What It Was Like at the Boston Marathon Medical Tent
We’ve all seen the shocking pictures and touching news stories about the events immediately following the Boston Marathon explosions, but it’s hard to imagine what it would be like to be part of the medical team on the scene that day. Dr. Sashrut Jangi, a physician at Beth Israel Deaconess Medical Center, was working the finish line medical tent and published his experiences in a first-person narrative entitled “Under the Medical Tent at the Boston Marathon” in the New England Journal of Medicine.
Jangi’s account draws a sharp contrast between the morning’s duties—the run-of-the-mill dehydration and cramping care typical of marathons—and the horror and mayhem of the post-explosion care, detailing vividly the fear of the patients already in the tent when the bombs went off, the need to decide whether to stay with them or help those at the finish line, and the realization that he and his fellow doctors could die in the line of service.
And though many of the doctors and nurses on the scene (thankfully) had trauma training, Jangi also says many felt helpless in the face of such horrific injuries. With all the attention given to how well the medical team performed under pressure it’s easy to forget how horrible the day was for them, but Jangi writes about the feeling of not quite knowing what to do:
“… many of us watched these passing victims in a kind of idle horror, with no idea how to help. When I asked Andersen [the medical coordinator] what I could do, he glanced at me sadly, shook his head, and threw up his hands.”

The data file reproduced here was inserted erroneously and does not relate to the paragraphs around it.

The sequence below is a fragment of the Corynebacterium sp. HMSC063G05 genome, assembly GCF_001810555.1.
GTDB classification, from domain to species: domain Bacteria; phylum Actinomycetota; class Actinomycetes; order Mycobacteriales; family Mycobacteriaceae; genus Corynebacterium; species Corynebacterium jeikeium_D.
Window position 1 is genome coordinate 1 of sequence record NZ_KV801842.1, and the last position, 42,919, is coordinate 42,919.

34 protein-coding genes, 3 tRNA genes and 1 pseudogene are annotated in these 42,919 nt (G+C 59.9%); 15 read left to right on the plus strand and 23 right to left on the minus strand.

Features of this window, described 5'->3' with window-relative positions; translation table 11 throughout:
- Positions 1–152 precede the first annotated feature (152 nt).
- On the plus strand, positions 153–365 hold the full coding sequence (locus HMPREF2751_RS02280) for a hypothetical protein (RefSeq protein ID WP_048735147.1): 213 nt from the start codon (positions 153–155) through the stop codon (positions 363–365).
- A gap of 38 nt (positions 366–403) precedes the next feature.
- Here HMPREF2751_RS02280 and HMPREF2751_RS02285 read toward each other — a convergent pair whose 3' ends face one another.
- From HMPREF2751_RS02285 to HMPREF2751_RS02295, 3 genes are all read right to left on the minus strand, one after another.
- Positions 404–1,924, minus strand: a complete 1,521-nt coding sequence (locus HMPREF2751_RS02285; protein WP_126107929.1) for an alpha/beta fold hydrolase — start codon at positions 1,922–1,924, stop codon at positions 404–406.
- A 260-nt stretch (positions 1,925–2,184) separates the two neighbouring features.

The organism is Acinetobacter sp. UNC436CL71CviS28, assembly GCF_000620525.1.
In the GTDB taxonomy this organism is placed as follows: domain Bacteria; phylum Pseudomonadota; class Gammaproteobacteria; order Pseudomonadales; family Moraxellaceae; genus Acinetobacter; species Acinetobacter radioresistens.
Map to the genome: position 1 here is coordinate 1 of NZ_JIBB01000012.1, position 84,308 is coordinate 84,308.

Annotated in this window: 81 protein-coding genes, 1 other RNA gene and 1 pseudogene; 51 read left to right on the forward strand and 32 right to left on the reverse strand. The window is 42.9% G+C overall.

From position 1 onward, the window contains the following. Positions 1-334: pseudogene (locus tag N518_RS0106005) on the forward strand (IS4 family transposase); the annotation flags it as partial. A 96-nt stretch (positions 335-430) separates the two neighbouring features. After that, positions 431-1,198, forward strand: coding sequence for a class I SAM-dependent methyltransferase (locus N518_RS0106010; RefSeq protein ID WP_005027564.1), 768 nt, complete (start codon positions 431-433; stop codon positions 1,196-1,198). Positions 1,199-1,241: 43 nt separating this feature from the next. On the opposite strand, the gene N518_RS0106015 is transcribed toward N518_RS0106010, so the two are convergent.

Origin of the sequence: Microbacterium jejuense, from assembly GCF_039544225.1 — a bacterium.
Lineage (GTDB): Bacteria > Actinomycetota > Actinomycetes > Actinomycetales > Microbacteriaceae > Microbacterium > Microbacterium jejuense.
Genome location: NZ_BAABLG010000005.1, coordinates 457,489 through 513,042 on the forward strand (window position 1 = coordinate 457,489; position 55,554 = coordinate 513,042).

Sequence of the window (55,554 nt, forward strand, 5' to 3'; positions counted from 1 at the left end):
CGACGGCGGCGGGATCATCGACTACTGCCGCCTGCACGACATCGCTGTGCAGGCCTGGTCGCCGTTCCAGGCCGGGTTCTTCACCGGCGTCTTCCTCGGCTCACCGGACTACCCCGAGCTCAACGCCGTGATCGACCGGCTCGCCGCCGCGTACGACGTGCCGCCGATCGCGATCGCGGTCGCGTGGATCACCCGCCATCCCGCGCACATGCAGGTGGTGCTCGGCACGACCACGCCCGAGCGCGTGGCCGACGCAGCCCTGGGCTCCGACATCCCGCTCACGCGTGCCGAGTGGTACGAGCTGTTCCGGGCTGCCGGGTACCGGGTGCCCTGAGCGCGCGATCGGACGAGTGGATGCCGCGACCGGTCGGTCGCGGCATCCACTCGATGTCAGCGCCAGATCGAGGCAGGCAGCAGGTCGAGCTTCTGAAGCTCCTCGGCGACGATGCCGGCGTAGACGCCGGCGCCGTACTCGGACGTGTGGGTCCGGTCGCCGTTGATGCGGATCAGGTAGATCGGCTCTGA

Jangi goes on to recount the mental toll the day took on those tasked with ending the devastation, and the need, as expressed by family physician Pierre Rouzier, to be “mechanical rather than compassionate” just to get through the day. He says:
“Nothing had prepared me for the raw physicality of such unnatural violence. During residency I had seen misery, but until that moment I hadn’t understood how deeply a human being could suffer; I’d always been shielded from the severe anguish that is all too common in many parts of the world.”
Through the trauma, the panic, and the sadness, however, Jangi ends his piece on a hopeful note, one that remembers the beauty of Marathon Monday:
“I focused on the pre-marathon hours when I coasted down Boylston Street on my bicycle, sharing the road with skateboarders, joggers, and spectators who’d woken up early to celebrate the beauty of the spring morning. I try to hold onto this sensation of freedom, hoping that it may, in some small way, displace the horror of the events that followed. I continue to believe that without such resilience, we would never have the courage to hold another marathon, or return to work, or care for our next patient.”